We all love Greggs. Oh, wait…
Remember the pasty tax furore? When the Chief Executive of Greggs marched into Downing Street brandishing a petition signed by 300,000 people protesting at the thought of paying extra for warm bread products from their favourite baker? Greggs was so loved and adored by the British public (or at least those of us who weren’t privately-educated cabinet members) that the campaign couldn’t fail.
And indeed it didn’t. Greggs fortunes turned- the company’s share price had fallen after the tax was announced, and it bounced back up again when the tax was scrapped. We all love Greggs.
Or not. Even after all the free publicity Greggs gained from the pasty tax campaign, the latest sales figues show a fall in sales of 3.5% for the last quarter, down on the previous quarter’s drop of 1.8%. It seems we actually don’t all love Greggs quite that much.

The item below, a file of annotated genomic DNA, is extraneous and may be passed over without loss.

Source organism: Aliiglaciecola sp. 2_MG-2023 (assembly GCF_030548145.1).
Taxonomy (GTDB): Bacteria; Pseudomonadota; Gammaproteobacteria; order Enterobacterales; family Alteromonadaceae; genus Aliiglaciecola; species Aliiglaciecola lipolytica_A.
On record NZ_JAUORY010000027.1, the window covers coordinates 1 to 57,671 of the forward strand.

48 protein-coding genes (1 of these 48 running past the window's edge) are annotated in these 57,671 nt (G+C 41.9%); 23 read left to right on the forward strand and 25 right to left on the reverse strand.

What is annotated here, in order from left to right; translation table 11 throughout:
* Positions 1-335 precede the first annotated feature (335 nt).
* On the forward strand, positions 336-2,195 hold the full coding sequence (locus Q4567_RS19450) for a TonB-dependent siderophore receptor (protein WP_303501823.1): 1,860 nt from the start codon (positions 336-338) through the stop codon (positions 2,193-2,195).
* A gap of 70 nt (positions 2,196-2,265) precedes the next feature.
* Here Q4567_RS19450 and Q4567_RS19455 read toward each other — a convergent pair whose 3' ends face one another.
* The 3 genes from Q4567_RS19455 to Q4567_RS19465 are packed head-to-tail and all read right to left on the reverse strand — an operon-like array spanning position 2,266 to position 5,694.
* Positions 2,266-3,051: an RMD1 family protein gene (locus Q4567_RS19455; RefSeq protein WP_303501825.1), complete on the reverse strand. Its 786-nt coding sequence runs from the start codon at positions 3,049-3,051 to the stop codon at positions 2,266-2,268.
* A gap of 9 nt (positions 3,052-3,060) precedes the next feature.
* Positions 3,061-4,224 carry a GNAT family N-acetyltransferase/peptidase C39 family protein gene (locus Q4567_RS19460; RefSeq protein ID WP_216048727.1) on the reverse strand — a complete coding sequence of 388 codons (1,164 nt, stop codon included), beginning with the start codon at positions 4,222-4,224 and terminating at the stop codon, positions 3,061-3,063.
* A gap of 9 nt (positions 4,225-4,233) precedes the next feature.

So why are sales down? Either we don’t all love our pasties as much as we claimed, or something else is going on. Greggs are blaming the weather, because apparently we eat more pasties when it’s really sunny than when it’s persisting down with rain, but their recent marketing campaigns like Lunch for Less, with baguettes for £1 may also have had an effect.
However, Greggs are still planning to open 28 more shops at motorway service stations, and although the half year profits to 30 June were down 4.6% on the previous year, at £16.5 million we think there is still room for promotional pasty prices to entice us back through their non-doors.